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Umbilical Cord Blood, allogeneic, autologous hematopoietic stem cell transplants

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Autologous, allogeneic and cord blood stem cell transplants are an aggressive conventional therapy for blood cancers. All forms of bone marrow transplants have risks and benefits. The key for cancer patients and caregivers is to understand those risks and benefits.

Stem cell transplants can both save lives and cost lives. This aggressive therapy is that powerful. I underwent an autologous stem cell transplant in 12/95 for my rare blood cancer. I, along with many fellow cancer survivor live with the long-term and late stage side effects of this procedure.

The specific type of cancer, stage at diagnosis and your current symptoms can tell you a lot about which type of stem cell transplant can provide you with a specific risk/reward scenario.

Each cancer center, each hospital has its own transplant experience and therefore will have higher or lower success rates.

While the two articles linked and excerpted below focus on cord blood transplants, your job is to weigh the pros and cons of all types of transplants and how they can apply to your specific therapy.

If you are considering a stem cell transplant for yourself or a loved one, please scroll down the page, post a question or comment and I will reply to you ASAP.

Hang in there,

David Emerson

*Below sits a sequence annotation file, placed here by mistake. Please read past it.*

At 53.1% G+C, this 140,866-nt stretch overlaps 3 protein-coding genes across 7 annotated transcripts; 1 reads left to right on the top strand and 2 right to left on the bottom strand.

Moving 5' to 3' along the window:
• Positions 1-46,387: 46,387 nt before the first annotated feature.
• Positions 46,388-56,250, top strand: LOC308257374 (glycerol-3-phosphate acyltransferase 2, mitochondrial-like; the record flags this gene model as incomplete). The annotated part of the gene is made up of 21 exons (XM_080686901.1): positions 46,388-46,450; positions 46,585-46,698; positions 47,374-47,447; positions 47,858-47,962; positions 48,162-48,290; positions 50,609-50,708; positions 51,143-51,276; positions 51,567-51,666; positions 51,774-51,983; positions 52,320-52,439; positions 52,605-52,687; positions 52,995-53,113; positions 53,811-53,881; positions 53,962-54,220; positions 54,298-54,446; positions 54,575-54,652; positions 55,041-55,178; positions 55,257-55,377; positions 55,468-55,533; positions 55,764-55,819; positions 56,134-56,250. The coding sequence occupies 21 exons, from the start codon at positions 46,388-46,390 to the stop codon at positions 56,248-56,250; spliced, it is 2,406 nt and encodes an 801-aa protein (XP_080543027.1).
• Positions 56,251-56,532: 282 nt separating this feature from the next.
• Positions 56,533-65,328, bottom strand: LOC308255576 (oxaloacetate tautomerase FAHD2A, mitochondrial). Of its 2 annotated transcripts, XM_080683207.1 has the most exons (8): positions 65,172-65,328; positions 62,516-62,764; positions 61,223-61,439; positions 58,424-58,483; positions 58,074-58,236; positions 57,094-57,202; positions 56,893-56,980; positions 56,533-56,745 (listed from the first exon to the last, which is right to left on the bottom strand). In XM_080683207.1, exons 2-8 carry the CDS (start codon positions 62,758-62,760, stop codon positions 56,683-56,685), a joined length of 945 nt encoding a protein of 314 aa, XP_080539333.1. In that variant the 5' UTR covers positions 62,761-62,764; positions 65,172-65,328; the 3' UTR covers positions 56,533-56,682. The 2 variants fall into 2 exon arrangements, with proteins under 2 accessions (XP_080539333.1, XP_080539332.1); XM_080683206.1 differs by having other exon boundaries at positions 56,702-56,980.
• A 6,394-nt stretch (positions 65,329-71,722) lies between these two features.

• Cancer Survivor
  • Cancer Coach
  • Director PeopleBeatingCancer

Recommended Reading:

Umbilical Cord Draws Focus From More Scientists Seeking Cures

“Transplants using the stem-cell-rich blood have already become lifesaving treatments for certain cancers and disorders of the blood, but these studies focus on a wider range of conditions…Cord blood is found in the placenta and umbilical cord of newborns, and contains stem cells, general-purpose cells that can proliferate and generate more specialized cells…

Cord-blood transplants replenish the hematopoietic stem cells that are destroyed by chemotherapy and radiation given to people with certain leukemias, lymphomas and other diseases. More than 30,000 cord-blood transplants have been performed since the first reported procedure in 1988…Cord blood doesn’t need to be as exact a match as bone marrow, making it easier for unrelated donors and recipients…

Graft-versus-host disease (GVHD) is a horrible side effect of allogeneic bone marrow transplantation. According to the article below as many as 22% of pediatric patients die of “treatment-related death” within one year.

One Unit Better Than Two for Cord Blood Transplant in Kids

The risk for graft-versus-host disease (GVHD) appears to be lower in pediatric patients undergoing transplantation for hematologic cancer who receive one rather than two units of cord blood, according to results of a randomized trial...

There was no difference in survival, the primary end point, but the data suggested that a single unit may be sufficient and perhaps preferable in children, although most adults require two units to reach an adequate cell dose…

…several other outcomes evaluated over the course of follow-up favored the single-unit dose.

  • grade III or IV acute GVHD was lower in children who received the single unit (13% vs. 23%; P=0.02)
  • platelet recovery appeared to occur more quickly (58 vs. 84 days).
  • the rate of neutrophil recovery was almost identical (88% vs. 89%).
  • disease-free survival at one year was 70% among those receiving a single unit and 64% in those receiving two units (P=0.11).
  • the rates of relapse at one year (12% vs. 14%)
  • treatment-related death (19% vs. 22%) were also similar for the one- and two-unit doses, respectively.




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